Not So Par for the Course: Debby King and Nancy Woodke challenge the status quo in Oregon golf
written by Sheila G. Miller | photos by Kjersten Hellis
It started simply. In the wake of her husband’s death in 2008, Nancy Woodke decided it was time to get her golf game back. The standout high school and college golfer called on Debby King, who has been the general manager and head golf pro at Laurelwood Golf Course in Eugene since 2008.
Since then, King and Woodke have started their own golf school, competed in dozens of tournaments and done their part to end golf’s boys club reputation.
The sport is not new to these women.
King started playing golf while at a swim practice at age 16—not much interested in swimming, she saw a group hitting golf balls, put a towel around herself and took her first golf swing in a bathing suit.
I knew that was what I wanted to do from day one. I wanted to be a golf pro.
She played in college, learned to teach the game from a legendary golf instructor, and played on several mini-tours and in a few LPGA tournaments before turning to coaching, first at University of Memphis and then at the University of Notre Dame (“The coldest place I’ve ever lived.”)
Woodke grew up in the area, and remains a kindergarten teacher in the Eugene School District.
“I got addicted to golf because it was the hardest sport I’d ever done. It became a passion almost instantly,” she said. “It was something where I kept improving a little bit. … It’s given me way more than I could ever give back.”
When, after raising a family and spending a couple decades away from the links, she returned to the sport, it wasn’t easy.
“Golf isn’t like riding a bike. You can stop riding a bike for five years and get right back on,” King said. “It was really hard for her because she had played at such a high level. … To be able to come back and get her LPGA teaching card was a big deal.”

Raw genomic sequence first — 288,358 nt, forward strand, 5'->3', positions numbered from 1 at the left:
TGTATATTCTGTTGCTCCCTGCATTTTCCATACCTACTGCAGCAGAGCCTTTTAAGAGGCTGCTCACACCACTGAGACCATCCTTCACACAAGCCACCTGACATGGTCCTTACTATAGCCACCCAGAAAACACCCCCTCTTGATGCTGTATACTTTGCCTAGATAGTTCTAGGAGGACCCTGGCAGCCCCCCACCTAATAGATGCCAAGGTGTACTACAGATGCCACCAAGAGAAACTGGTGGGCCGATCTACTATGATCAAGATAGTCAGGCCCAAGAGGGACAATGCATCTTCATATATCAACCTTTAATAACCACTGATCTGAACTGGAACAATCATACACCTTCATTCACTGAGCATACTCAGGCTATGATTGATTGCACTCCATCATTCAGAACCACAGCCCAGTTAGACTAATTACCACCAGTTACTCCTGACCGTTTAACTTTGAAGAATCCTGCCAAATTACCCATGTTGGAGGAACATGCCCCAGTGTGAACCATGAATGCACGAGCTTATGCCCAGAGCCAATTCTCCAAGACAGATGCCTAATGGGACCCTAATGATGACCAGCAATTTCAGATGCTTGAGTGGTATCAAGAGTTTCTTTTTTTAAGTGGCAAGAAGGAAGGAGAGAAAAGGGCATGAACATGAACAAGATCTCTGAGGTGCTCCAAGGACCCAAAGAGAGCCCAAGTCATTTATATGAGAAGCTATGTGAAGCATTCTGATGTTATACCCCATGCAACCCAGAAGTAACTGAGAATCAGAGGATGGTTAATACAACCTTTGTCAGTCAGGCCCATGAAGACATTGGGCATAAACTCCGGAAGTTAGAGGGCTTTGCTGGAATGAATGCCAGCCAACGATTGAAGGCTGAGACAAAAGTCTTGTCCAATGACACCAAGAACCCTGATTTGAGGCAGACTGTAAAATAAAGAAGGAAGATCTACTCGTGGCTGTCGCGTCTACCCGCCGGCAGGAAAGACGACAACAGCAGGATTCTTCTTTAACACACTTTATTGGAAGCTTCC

Transforming Laurelwood Golf Course
“What she won’t tell you is, I grew up here, and Laurelwood was like a daisy farm. It was one of the worst golf courses around,” Woodke said. “And it was all guys. The only kids who played there were high schools. Since Debby has been there, we’ve started teaching women and couples and kids. It’s a huge transformation from just the guys beer-drinking, to now a family and kids place.”
For the first seven months King was at the course, she said, she never saw another woman or children. Today there are more than 200 kids taking lessons there.
“I was met with a little bit of reluctance from the men’s club, but it didn’t take long,” King said. “All you have to do is beat them at playing golf.”
But while they were already breaking ground as one of the few clubs in the state with two female golf pros, the pair wasn’t finished. They purchased a property adjacent to Laurelwood and built Kingdom of Golf out of the home—complete with a backyard putting green, bunkers and target greens. The duo lives upstairs.
The golf school offers private lessons and group packages, in which visitors from all over the country stay in the downstairs area of the home, receive instruction, play courses and sometimes even hit up a Ducks football game.
Keeping the competitive edge
King still competes, usually in about a dozen tournaments and pro-ams each year. “I want to keep my competitive edge,” she said.
But that’s not the only way the duo keeps fit. They do CrossFit, a competitive interval and strength-training program. Kingdom of Golf’s downstairs includes a golf studio with workout equipment designed to help students learn golf-specific CrossFit workouts.
“We do a lot of workouts that touch golf muscles,” King said. “Golf is athletic. Tiger Woods changed that image.”
And at the end of the day, just golfing the hilly, nine-hole Laurelwood course is a workout in itself.
“This is not just a little jaunt,” King said. “We call it cardio golf. You are definitely breathing heavy.”